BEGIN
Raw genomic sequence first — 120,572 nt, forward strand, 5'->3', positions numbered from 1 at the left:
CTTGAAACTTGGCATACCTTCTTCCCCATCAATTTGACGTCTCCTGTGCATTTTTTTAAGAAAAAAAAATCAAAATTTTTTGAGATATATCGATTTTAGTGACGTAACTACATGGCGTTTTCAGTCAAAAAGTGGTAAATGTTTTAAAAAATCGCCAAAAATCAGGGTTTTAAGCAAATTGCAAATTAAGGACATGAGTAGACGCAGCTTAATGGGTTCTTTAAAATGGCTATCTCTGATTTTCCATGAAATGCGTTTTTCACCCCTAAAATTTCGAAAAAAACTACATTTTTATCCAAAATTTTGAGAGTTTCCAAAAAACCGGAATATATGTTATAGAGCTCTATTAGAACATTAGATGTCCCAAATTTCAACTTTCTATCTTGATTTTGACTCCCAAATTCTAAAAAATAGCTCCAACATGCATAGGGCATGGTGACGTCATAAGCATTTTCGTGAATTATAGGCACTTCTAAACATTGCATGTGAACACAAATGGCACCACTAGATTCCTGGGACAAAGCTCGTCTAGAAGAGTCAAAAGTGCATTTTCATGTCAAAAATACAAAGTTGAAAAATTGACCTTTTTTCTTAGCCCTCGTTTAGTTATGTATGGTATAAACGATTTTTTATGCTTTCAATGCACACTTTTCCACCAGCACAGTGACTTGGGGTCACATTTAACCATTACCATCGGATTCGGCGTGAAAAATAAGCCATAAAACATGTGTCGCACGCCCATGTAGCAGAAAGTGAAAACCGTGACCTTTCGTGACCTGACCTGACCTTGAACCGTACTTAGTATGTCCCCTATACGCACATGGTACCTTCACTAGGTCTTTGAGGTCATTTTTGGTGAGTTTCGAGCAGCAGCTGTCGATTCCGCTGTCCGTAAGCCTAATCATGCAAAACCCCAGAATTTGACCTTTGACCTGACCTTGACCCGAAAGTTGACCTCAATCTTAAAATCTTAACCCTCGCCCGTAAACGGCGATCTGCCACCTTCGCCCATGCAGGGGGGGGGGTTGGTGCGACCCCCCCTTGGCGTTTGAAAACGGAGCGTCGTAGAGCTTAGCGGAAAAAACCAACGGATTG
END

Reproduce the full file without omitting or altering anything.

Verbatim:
Raw genomic sequence first — 120,572 nt, forward strand, 5'->3', positions numbered from 1 at the left:
CTTGAAACTTGGCATACCTTCTTCCCCATCAATTTGACGTCTCCTGTGCATTTTTTTAAGAAAAAAAAATCAAAATTTTTTGAGATATATCGATTTTAGTGACGTAACTACATGGCGTTTTCAGTCAAAAAGTGGTAAATGTTTTAAAAAATCGCCAAAAATCAGGGTTTTAAGCAAATTGCAAATTAAGGACATGAGTAGACGCAGCTTAATGGGTTCTTTAAAATGGCTATCTCTGATTTTCCATGAAATGCGTTTTTCACCCCTAAAATTTCGAAAAAAACTACATTTTTATCCAAAATTTTGAGAGTTTCCAAAAAACCGGAATATATGTTATAGAGCTCTATTAGAACATTAGATGTCCCAAATTTCAACTTTCTATCTTGATTTTGACTCCCAAATTCTAAAAAATAGCTCCAACATGCATAGGGCATGGTGACGTCATAAGCATTTTCGTGAATTATAGGCACTTCTAAACATTGCATGTGAACACAAATGGCACCACTAGATTCCTGGGACAAAGCTCGTCTAGAAGAGTCAAAAGTGCATTTTCATGTCAAAAATACAAAGTTGAAAAATTGACCTTTTTTCTTAGCCCTCGTTTAGTTATGTATGGTATAAACGATTTTTTATGCTTTCAATGCACACTTTTCCACCAGCACAGTGACTTGGGGTCACATTTAACCATTACCATCGGATTCGGCGTGAAAAATAAGCCATAAAACATGTGTCGCACGCCCATGTAGCAGAAAGTGAAAACCGTGACCTTTCGTGACCTGACCTGACCTTGAACCGTACTTAGTATGTCCCCTATACGCACATGGTACCTTCACTAGGTCTTTGAGGTCATTTTTGGTGAGTTTCGAGCAGCAGCTGTCGATTCCGCTGTCCGTAAGCCTAATCATGCAAAACCCCAGAATTTGACCTTTGACCTGACCTTGACCCGAAAGTTGACCTCAATCTTAAAATCTTAACCCTCGCCCGTAAACGGCGATCTGCCACCTTCGCCCATGCAGGGGGGGGGGTTGGTGCGACCCCCCCTTGGCGTTTGAAAACGGAGCGTCGTAGAGCTTAGCGGAAAAAACCAACGGATTG